Windfall Profit Taxes

Windfall profit taxes that US utilities paid in the United Kingdom cannot be used as an offset against US taxes | Norton Rose Fulbright

August 01, 2002
WINDFALL PROFIT TAXES that US utilities paid in the United Kingdom cannot be used as an offset against US taxes, the IRS said in a “coordinated issues paper.”

The agency made the paper public in late July. The utilities own shares in UK regional electric companies that the British government privatized in the early 1990s. The British government collected a one-time tax on the “windfall profits” that the owners of the privatized companies earned due to the initial bump up in share prices after privatization. The tax had to be paid in two installments in 1997 and 1998.

US utilities that paid these taxes tried to claim them as foreign tax credits in the United States. Only “income taxes” may be credited. The IRS asserts in the coordinated issues paper that the UK windfall profit tax fails because it was a tax on hypothetical appreciation in value of the regional electric companies — rather than on actual gains — and the British government did not wait to collect the levy until the shareholders “realized” their gains by selling shares.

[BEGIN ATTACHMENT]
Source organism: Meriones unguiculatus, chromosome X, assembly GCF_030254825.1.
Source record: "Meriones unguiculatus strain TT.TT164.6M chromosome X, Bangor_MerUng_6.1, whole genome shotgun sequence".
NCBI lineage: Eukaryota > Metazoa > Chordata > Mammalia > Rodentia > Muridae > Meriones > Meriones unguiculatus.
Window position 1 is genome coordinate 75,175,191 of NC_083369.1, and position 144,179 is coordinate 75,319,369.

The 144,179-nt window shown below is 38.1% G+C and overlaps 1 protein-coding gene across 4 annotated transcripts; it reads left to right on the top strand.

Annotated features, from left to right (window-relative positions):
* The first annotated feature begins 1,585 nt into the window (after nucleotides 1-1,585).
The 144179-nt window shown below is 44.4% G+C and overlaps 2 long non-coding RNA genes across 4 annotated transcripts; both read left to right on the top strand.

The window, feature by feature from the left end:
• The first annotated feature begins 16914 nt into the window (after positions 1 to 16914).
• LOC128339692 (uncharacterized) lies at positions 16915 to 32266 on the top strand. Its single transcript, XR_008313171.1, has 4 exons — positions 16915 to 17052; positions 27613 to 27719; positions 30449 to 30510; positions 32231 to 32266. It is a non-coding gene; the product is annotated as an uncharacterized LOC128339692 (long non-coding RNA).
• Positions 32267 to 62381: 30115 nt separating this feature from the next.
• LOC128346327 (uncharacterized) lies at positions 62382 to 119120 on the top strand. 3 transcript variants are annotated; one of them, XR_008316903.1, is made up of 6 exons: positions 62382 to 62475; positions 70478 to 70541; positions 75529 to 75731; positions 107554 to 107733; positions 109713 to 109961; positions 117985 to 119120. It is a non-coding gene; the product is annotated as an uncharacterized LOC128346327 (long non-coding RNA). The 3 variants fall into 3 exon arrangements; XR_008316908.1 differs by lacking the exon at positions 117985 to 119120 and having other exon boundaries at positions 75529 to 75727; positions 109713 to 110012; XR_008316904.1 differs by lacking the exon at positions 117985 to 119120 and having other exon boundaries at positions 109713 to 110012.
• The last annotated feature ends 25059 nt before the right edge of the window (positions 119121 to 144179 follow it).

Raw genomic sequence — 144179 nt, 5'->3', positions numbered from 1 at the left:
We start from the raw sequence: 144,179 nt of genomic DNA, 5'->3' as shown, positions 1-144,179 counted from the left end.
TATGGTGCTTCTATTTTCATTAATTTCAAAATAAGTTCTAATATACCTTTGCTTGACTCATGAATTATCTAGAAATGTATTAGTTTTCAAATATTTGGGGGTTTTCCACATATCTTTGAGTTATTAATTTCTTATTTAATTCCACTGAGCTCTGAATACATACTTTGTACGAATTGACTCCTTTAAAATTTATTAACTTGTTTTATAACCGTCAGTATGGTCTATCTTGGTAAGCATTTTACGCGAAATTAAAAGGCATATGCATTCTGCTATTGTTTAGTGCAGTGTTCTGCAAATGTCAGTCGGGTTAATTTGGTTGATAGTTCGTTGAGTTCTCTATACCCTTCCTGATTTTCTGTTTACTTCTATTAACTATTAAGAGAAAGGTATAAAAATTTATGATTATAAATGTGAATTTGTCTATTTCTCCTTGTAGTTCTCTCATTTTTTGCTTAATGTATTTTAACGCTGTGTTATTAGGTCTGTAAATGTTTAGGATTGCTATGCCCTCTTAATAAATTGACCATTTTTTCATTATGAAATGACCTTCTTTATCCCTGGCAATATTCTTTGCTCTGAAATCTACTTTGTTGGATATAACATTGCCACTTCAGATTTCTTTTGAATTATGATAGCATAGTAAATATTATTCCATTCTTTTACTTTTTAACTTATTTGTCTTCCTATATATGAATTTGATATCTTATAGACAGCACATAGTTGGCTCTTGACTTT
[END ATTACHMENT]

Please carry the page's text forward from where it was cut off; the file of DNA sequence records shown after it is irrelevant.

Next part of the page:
The IRS also rejected the argument that the US-UK tax treaty requires the US to allow the taxes as a foreign tax credit. The issue is whether the windfall profit tax is “substantially similar” to several taxes that are enumerated in the treaty. The IRS said it is not.

The UK government imposed a windfall profit tax in 1997 on shareholders of the privatized companies. The tax was 23% of the appreciation in value of each company since privatization. The appreciation was calculated by comparing the amount paid for the shares at privatization to the company’s “value . . . in profit making terms.” This was defined as nine times the company’s average annual after-tax profits in the four years immediately following privatization.

The issue is expected to end up in court. Some commentators have suggested US utilities might have a claim against the UK government for expropriation.

Keith Martin